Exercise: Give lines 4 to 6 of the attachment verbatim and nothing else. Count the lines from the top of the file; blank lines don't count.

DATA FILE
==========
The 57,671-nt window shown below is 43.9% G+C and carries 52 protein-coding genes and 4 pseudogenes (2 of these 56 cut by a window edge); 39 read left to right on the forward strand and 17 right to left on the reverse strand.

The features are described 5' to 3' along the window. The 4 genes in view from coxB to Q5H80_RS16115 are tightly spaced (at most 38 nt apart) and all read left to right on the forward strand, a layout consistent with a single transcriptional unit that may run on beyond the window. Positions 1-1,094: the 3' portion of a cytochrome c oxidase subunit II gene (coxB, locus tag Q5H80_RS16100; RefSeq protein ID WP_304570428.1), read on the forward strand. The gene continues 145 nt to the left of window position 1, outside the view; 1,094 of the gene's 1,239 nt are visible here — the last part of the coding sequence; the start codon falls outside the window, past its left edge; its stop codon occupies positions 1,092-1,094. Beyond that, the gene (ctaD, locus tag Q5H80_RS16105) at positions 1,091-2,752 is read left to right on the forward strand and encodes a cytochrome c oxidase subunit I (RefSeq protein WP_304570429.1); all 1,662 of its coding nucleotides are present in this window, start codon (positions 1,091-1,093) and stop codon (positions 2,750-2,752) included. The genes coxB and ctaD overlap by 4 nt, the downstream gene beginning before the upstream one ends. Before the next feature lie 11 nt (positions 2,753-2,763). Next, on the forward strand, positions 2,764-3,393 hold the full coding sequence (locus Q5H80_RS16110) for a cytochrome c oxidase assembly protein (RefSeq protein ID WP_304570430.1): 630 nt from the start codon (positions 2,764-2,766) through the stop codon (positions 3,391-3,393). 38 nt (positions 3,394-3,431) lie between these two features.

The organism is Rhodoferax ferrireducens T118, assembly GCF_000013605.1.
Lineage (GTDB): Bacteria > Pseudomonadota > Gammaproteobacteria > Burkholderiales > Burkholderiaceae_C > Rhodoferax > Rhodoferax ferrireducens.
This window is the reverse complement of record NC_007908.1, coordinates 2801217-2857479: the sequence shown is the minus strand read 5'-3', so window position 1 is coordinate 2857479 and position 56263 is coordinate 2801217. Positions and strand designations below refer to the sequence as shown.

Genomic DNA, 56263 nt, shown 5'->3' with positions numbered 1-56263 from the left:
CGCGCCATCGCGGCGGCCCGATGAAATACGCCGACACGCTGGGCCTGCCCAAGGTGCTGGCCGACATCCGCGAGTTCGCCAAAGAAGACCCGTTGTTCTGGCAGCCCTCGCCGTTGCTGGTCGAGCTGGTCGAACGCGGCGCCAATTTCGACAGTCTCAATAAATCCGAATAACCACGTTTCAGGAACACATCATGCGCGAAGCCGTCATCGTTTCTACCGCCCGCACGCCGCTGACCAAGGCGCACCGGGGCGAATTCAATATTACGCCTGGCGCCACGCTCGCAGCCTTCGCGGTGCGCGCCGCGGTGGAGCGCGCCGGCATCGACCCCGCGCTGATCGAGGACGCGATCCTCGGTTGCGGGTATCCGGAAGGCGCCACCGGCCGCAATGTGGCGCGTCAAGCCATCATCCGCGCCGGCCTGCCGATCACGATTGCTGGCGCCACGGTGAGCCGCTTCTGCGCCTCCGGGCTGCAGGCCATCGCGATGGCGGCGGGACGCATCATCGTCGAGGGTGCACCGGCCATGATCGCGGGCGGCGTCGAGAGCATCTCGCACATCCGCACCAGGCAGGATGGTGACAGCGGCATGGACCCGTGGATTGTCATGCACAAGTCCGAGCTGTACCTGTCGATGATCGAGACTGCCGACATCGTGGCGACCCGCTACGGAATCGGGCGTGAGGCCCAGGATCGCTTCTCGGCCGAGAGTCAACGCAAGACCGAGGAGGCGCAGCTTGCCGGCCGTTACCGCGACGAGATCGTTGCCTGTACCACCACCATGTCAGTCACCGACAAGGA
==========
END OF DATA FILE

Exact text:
Lineage (GTDB): Bacteria > Pseudomonadota > Gammaproteobacteria > Burkholderiales > Burkholderiaceae_C > Rhodoferax > Rhodoferax ferrireducens.
This window is the reverse complement of record NC_007908.1, coordinates 2801217-2857479: the sequence shown is the minus strand read 5'-3', so window position 1 is coordinate 2857479 and position 56263 is coordinate 2801217. Positions and strand designations below refer to the sequence as shown.

Genomic DNA, 56263 nt, shown 5'->3' with positions numbered 1-56263 from the left: